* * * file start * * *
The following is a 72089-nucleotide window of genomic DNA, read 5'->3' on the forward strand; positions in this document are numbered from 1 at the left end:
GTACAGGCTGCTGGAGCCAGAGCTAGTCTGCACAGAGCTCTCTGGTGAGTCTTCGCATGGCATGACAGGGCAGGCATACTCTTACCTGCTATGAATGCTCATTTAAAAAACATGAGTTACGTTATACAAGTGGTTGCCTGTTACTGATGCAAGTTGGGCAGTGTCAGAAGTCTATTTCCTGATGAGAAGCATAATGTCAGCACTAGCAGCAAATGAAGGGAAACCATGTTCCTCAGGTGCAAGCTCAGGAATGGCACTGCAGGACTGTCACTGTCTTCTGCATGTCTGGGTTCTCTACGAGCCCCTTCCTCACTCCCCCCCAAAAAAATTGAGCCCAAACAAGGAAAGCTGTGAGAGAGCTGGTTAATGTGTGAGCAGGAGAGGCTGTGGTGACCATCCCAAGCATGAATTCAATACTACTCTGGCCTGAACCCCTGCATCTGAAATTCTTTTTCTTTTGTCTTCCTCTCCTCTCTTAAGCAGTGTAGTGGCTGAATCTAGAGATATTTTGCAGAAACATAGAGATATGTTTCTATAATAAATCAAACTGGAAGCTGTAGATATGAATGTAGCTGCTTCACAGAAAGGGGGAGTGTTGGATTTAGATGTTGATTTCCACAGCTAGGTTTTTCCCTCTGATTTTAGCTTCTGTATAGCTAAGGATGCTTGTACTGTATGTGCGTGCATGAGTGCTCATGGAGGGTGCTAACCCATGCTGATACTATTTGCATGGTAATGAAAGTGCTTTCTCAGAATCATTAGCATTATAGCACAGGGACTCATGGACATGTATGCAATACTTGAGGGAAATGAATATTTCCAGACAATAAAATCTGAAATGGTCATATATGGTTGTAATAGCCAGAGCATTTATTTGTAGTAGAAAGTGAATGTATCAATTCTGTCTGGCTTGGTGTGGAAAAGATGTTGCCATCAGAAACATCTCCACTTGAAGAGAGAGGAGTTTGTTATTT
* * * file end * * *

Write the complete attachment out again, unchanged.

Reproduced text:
The following is a 72089-nucleotide window of genomic DNA, read 5'->3' on the forward strand; positions in this document are numbered from 1 at the left end:
GTACAGGCTGCTGGAGCCAGAGCTAGTCTGCACAGAGCTCTCTGGTGAGTCTTCGCATGGCATGACAGGGCAGGCATACTCTTACCTGCTATGAATGCTCATTTAAAAAACATGAGTTACGTTATACAAGTGGTTGCCTGTTACTGATGCAAGTTGGGCAGTGTCAGAAGTCTATTTCCTGATGAGAAGCATAATGTCAGCACTAGCAGCAAATGAAGGGAAACCATGTTCCTCAGGTGCAAGCTCAGGAATGGCACTGCAGGACTGTCACTGTCTTCTGCATGTCTGGGTTCTCTACGAGCCCCTTCCTCACTCCCCCCCAAAAAAATTGAGCCCAAACAAGGAAAGCTGTGAGAGAGCTGGTTAATGTGTGAGCAGGAGAGGCTGTGGTGACCATCCCAAGCATGAATTCAATACTACTCTGGCCTGAACCCCTGCATCTGAAATTCTTTTTCTTTTGTCTTCCTCTCCTCTCTTAAGCAGTGTAGTGGCTGAATCTAGAGATATTTTGCAGAAACATAGAGATATGTTTCTATAATAAATCAAACTGGAAGCTGTAGATATGAATGTAGCTGCTTCACAGAAAGGGGGAGTGTTGGATTTAGATGTTGATTTCCACAGCTAGGTTTTTCCCTCTGATTTTAGCTTCTGTATAGCTAAGGATGCTTGTACTGTATGTGCGTGCATGAGTGCTCATGGAGGGTGCTAACCCATGCTGATACTATTTGCATGGTAATGAAAGTGCTTTCTCAGAATCATTAGCATTATAGCACAGGGACTCATGGACATGTATGCAATACTTGAGGGAAATGAATATTTCCAGACAATAAAATCTGAAATGGTCATATATGGTTGTAATAGCCAGAGCATTTATTTGTAGTAGAAAGTGAATGTATCAATTCTGTCTGGCTTGGTGTGGAAAAGATGTTGCCATCAGAAACATCTCCACTTGAAGAGAGAGGAGTTTGTTATTT